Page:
My grandson, Zach asked me to help him with his new Lego sets. When he got the boxes out, he planned to just spill them all out together on the floor. I suggested that he empty each box on a different tray to keep the pieces to each Lego set separate.
As he opened the first box, he examined the instructions carefully. Then, with a look of panic, he asked, "Nonnie, could you help me?"
I tried to get down on the floor with him at first; then, I suggested he place the tray on the footstool in front of my chair. Zach kneeled down next to my stool.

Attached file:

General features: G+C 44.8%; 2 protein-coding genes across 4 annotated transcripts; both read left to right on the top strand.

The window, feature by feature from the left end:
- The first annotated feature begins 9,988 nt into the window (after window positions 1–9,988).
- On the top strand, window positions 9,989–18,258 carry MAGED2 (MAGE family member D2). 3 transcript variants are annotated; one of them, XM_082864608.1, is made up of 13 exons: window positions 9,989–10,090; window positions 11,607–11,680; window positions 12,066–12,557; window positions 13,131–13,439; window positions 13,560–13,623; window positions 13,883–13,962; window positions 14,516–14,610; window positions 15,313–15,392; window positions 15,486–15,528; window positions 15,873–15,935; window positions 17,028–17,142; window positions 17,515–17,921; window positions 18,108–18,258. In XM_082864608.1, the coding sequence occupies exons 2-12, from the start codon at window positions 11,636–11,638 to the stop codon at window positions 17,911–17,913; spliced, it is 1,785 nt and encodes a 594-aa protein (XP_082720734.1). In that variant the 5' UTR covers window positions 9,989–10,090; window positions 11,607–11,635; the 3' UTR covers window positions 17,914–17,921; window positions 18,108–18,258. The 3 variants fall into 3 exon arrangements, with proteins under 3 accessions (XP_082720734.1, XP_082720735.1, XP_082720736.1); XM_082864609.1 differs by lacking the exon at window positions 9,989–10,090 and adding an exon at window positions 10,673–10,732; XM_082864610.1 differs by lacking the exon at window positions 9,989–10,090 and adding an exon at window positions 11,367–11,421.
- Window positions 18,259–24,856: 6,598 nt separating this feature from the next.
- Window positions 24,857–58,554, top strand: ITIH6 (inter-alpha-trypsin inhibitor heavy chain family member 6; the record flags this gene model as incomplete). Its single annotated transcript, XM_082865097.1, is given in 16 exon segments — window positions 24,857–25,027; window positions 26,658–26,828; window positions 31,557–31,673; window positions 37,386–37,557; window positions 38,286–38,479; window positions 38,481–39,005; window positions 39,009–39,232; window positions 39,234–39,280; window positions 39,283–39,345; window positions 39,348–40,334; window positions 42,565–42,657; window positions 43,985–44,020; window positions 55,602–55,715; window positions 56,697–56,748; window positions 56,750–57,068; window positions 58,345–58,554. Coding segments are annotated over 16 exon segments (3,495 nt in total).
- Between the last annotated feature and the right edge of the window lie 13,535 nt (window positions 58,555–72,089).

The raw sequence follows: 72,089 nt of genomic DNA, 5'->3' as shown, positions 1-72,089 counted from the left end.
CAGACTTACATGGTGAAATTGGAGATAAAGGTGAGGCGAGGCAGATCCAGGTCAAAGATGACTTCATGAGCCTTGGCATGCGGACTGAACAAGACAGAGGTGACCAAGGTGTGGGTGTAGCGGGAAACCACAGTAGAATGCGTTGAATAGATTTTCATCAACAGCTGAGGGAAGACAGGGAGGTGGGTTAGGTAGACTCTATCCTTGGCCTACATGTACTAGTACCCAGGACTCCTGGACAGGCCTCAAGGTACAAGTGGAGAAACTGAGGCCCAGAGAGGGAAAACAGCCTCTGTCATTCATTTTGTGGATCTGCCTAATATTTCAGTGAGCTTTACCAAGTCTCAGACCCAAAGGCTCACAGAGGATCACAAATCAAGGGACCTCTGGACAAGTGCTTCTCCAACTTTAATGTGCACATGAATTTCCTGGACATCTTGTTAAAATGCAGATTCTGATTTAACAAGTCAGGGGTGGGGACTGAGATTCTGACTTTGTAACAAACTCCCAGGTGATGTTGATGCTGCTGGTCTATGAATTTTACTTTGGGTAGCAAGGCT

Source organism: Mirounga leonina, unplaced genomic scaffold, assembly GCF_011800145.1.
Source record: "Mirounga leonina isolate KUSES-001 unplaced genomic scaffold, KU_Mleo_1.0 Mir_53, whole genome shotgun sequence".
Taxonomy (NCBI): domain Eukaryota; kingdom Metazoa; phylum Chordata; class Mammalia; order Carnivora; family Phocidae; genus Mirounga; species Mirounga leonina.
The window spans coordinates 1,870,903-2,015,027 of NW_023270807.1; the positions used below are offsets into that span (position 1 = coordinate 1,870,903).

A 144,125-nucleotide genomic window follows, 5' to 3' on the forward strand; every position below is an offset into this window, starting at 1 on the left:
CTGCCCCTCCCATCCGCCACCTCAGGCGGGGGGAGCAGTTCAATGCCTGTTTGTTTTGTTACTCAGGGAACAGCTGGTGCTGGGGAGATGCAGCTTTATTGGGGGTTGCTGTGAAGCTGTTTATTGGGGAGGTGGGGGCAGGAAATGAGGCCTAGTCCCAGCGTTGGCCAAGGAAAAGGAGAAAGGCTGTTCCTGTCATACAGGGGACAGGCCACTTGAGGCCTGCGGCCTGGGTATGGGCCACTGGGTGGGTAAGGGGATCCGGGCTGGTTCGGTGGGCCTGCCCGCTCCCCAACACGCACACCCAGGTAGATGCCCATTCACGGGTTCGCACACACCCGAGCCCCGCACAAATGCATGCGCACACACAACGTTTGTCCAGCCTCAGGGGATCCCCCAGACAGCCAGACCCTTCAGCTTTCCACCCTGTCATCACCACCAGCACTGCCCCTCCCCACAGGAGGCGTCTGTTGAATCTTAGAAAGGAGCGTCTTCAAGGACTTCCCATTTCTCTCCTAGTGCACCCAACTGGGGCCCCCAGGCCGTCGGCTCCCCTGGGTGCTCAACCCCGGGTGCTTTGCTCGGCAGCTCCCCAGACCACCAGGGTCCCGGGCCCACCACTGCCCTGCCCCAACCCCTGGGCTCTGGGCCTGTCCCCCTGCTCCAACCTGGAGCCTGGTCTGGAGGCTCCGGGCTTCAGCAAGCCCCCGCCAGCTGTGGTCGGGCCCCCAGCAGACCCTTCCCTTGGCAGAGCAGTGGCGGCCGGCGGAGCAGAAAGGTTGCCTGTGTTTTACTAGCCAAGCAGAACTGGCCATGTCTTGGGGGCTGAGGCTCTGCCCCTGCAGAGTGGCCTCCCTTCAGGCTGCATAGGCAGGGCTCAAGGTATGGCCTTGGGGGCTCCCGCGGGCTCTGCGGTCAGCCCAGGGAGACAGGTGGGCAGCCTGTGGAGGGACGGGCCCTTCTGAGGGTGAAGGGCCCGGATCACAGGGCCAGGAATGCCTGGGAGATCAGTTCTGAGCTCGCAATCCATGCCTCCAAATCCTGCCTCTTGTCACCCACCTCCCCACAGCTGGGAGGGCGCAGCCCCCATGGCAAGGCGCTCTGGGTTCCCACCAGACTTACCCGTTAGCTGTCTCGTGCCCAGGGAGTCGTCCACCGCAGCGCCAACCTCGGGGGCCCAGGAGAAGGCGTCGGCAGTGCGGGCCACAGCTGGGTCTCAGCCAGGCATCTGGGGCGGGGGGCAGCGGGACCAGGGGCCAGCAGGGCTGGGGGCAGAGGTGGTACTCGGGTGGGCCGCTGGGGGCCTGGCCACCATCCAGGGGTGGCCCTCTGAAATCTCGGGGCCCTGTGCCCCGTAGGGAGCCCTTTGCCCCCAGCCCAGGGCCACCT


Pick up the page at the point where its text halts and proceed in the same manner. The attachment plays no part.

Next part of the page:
I sensed Zach's frustration, as he looked at all the tiny pieces on the tray. But when I suggested he look at the directions, one illustration at a time, he began to focus in on the project. "Zach, let's look at the first picture, what pieces do you need?"
Zach picked up two pieces, putting them carefully together. Then, he looked at the next picture, trying to concentrate. But the movie his sister Jill watched distracted him. I tried to encourage him by reminding him to concentrate on the steps to his Legos. As long as he could stay focused on each step of the Lego project, he did fine.
I realized as I watched Zach, I was just like him, as I struggled to stay focused on projects that were important to me. If I allowed anything to distract me, I could not focus.
How do you stay focused on your work or projects?
2008-2012 Karen Jordan